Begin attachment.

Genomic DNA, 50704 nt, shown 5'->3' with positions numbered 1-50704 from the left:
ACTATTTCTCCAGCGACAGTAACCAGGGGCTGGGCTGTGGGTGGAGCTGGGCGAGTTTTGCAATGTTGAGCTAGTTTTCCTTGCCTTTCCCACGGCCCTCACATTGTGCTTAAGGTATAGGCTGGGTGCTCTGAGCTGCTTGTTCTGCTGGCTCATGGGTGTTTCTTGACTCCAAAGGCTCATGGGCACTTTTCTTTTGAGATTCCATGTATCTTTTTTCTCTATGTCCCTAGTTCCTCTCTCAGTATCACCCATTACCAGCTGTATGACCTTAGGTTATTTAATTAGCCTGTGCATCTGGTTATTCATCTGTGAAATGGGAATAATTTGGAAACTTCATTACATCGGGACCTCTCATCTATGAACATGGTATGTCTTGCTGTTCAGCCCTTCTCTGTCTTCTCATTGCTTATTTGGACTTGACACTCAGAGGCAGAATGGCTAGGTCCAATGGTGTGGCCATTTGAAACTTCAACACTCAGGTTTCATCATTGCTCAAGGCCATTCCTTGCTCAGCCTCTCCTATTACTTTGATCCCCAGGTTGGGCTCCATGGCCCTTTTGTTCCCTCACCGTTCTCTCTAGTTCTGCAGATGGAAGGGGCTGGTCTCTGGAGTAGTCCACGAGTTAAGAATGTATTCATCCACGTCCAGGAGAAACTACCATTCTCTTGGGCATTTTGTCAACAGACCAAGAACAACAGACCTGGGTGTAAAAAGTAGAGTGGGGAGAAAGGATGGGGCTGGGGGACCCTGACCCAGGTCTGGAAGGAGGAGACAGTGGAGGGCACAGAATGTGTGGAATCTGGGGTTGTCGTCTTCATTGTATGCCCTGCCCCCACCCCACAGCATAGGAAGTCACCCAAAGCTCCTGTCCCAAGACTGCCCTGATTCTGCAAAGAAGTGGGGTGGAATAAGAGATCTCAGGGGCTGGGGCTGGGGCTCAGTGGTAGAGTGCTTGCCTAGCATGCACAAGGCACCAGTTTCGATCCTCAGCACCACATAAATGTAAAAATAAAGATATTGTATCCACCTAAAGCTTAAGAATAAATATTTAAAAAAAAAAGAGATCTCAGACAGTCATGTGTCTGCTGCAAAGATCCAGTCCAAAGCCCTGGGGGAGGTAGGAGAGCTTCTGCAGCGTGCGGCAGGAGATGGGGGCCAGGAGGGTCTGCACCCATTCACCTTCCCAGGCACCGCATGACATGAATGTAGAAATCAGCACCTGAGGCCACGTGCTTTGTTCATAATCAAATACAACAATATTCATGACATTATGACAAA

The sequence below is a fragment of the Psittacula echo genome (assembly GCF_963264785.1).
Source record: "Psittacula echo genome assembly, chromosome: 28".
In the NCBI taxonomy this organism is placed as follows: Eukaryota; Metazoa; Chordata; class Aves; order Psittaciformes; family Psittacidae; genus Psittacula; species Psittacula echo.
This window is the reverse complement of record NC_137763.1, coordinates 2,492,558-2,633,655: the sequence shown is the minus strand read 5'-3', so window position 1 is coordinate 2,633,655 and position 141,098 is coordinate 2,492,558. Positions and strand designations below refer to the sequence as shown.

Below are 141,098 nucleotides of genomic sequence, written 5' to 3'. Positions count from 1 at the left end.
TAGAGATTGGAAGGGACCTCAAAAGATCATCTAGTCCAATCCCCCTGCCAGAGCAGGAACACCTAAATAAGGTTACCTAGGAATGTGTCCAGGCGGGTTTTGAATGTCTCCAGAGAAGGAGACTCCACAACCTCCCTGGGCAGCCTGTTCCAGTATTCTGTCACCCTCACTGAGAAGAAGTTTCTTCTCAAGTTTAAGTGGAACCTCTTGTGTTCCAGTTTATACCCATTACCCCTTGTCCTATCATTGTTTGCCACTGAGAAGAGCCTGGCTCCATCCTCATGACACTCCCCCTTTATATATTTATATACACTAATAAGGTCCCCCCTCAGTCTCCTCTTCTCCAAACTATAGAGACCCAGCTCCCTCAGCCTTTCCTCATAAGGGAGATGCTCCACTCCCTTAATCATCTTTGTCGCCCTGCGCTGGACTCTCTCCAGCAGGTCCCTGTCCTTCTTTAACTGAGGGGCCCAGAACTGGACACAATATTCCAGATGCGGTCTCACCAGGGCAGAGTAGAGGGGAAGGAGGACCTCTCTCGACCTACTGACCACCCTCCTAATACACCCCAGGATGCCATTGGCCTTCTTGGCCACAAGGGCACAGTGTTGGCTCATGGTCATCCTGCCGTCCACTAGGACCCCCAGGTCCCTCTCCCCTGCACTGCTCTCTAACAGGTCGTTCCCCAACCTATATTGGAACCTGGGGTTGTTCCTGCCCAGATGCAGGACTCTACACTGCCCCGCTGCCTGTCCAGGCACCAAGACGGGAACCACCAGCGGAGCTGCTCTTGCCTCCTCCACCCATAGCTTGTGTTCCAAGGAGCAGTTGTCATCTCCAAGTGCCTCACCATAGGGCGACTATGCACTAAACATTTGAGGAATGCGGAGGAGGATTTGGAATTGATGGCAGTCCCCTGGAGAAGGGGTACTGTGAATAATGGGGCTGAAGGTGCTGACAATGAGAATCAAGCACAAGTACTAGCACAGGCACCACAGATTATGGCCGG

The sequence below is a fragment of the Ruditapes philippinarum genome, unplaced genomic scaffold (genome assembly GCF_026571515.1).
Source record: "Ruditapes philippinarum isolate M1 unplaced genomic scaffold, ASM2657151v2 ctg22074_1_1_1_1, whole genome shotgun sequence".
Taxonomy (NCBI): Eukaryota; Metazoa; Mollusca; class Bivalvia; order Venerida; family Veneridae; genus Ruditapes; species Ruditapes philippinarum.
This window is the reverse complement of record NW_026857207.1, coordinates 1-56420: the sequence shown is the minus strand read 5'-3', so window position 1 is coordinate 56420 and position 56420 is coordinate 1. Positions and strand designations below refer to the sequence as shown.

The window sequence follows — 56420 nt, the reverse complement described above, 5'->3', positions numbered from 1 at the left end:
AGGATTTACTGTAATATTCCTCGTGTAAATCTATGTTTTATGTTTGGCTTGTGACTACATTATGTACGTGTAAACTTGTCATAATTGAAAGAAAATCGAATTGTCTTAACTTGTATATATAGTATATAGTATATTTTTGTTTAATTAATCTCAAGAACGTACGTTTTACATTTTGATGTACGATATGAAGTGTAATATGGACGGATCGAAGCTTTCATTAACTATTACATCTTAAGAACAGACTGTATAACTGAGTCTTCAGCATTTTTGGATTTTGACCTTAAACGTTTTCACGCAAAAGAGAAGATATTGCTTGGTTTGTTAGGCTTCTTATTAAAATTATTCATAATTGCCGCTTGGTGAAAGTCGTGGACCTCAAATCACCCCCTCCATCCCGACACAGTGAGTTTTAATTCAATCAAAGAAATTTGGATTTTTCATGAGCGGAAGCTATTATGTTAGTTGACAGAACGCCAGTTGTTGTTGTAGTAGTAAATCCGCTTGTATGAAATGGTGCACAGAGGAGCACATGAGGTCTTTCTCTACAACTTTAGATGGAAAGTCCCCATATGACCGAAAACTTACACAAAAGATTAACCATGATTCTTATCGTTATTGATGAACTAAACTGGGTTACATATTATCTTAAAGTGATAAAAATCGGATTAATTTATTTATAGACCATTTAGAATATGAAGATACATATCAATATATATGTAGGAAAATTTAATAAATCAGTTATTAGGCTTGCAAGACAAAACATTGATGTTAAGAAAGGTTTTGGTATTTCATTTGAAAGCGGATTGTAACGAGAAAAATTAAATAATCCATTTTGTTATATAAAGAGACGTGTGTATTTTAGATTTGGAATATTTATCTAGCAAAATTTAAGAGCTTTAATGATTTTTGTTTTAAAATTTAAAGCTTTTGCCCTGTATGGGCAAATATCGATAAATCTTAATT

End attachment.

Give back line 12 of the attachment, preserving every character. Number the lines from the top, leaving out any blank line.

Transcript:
This window is the reverse complement of record NW_026857207.1, coordinates 1-56420: the sequence shown is the minus strand read 5'-3', so window position 1 is coordinate 56420 and position 56420 is coordinate 1. Positions and strand designations below refer to the sequence as shown.